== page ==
Columbia University GSAPP
201112

Director, Events and Public Programming

Design by Geoff Han

Design by Geoff Han

Design by Sagmeister Inc

Design by Sagmeister Inc

Design by Kyle Hovenkotter

Design by Kyle Hovenkotter

“This is how we do it: Who. What. When. Where. Why. How. Wood.”
Gavin Browning interviewed by Andrea Marpillero-Colomina
Originally published in Architizer, February 1, 2012

Andrea Marpillero-Colomina: The theme of this semester’s calendar seems to be “Where is New York?” So I can’t help but ask you, where you think New York is today, both physically and culturally?

Gavin Browning: For me, New York is the collection of places where I spend time and feel personally invested. I think most people experience the city in a similar way. So, instead of trying to pinpoint one New York experience, a monthly sub-series within the lecture series zooms in to local ones, and does so from different disciplinary perspectives. It’s called “Where is New York?” Like so much in New York, these conversations are often about development, and what change means for communities. By inviting stakeholders to discuss the future of Willets Point or Pier 42, for example, I hope the series uncovers macro and global connections. New York is not confined to the five boroughs, the United States, or North America. It’s many different places simultaneously, and by May, we’ll have a map of all the places where we thought New York was.

AMC: Why do you think it’s important to pose questions?

GB: Because questions imply conversation. This lecture series swaps statements for questions. They were mostly submitted by the speakers themselves, and I think the resulting list is really funny and provocative. I hope it simplifies things, too. The poster has to convey a lot of information at once and therefore risks a sense of pile-on. But by listing these questions on both sides—you flip the poster mid-semester—the design by Sagmeister Inc. gives each question some space to resonate.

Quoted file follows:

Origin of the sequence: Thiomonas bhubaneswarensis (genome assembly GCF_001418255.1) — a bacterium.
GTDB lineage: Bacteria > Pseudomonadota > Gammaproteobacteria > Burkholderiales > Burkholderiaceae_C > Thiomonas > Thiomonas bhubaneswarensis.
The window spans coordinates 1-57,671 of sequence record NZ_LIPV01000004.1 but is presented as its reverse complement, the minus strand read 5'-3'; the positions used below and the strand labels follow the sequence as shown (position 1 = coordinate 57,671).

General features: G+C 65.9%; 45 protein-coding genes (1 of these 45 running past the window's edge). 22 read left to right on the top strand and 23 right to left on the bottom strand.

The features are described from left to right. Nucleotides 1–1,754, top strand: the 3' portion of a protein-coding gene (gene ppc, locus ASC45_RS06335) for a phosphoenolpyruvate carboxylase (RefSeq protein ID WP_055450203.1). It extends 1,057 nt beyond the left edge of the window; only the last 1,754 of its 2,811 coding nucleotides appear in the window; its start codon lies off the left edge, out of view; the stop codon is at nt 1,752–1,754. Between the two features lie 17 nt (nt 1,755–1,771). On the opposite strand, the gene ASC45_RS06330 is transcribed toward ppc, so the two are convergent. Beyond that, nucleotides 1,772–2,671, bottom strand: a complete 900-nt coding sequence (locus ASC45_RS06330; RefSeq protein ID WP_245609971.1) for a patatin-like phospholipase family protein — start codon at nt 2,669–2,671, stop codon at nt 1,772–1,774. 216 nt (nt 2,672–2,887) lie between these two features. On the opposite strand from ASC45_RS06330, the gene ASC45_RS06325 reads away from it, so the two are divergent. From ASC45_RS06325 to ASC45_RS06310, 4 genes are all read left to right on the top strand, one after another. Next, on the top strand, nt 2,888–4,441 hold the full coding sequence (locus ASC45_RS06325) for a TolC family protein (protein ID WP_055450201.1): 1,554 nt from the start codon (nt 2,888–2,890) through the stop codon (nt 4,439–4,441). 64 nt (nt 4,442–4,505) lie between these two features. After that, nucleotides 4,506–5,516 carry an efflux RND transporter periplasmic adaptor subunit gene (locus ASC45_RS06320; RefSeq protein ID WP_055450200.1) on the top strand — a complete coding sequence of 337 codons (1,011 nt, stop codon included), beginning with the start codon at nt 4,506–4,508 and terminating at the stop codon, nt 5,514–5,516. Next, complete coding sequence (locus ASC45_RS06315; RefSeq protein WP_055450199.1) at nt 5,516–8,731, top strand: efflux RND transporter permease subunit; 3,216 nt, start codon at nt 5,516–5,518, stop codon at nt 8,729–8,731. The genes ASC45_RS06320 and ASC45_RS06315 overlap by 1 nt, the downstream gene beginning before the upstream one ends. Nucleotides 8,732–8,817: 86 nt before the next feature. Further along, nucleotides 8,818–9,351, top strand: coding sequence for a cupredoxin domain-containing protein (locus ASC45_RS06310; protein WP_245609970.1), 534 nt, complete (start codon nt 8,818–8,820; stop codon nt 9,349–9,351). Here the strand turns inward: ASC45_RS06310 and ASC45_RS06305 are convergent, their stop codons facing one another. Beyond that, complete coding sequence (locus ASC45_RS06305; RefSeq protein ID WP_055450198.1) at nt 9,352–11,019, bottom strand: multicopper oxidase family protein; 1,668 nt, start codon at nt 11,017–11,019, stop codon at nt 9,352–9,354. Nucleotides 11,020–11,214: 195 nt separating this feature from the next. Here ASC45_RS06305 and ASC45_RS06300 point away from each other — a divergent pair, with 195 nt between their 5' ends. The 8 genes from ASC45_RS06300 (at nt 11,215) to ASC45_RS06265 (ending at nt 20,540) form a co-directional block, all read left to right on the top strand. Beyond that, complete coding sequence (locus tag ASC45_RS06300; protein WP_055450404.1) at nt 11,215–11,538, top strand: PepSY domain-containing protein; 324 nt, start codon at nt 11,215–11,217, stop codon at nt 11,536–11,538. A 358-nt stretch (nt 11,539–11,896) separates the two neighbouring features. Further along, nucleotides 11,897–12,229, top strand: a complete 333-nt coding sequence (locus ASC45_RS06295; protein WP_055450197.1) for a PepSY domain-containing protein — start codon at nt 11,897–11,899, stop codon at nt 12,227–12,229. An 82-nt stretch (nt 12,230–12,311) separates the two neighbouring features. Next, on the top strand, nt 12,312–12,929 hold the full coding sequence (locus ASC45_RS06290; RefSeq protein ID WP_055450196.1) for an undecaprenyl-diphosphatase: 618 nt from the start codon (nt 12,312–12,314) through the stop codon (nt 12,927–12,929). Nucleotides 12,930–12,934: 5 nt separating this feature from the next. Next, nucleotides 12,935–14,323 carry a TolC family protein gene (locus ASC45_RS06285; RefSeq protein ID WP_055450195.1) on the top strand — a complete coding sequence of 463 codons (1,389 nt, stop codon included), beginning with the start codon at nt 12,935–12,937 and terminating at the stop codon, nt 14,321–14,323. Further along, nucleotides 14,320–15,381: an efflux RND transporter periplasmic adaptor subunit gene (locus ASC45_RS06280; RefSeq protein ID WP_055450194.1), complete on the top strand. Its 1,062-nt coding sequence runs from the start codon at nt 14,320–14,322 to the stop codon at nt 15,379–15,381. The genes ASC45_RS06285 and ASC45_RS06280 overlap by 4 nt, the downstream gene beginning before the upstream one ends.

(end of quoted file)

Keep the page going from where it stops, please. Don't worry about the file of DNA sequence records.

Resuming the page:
AMC: Taking a jaunt in our time machine to visit architects and urbanists of the past.… Who is the person you would have most loved to see grace the podium of Wood Auditorium?

GB: Jane Adams. Her questions changed the city in tangible ways.

AMC: What is the absolute best thing about Events at GSAPP?

GB: Never getting bored. The range of speakers and subject matter is really diverse, and that’s thanks to guidance from Dean Mark Wigley and the GSAPP faculty. This semester, I’m looking forward to a panel on imagery and copyright; conferences on Colombian urbanism, Lewis Mumford, and technology transfer; a conversation on environmental health between Helen Caldicott and Kate Orff; events from the Buell Center for the Study of American Architecture around the MoMA exhibition Foreclosed: Rehousing the American Dream; think tanks on the future of the building industry in Brooklyn and Toronto; and appearances by Odile Decq, Carme Pinós, Arquitectonica, Teddy Cruz, and David Chipperfield in memory of Paul S. Byard, to name just a few.

AMC: How do you plan on outdoing yourself next semester?

GB: Let me borrow that time machine and I’ll find out.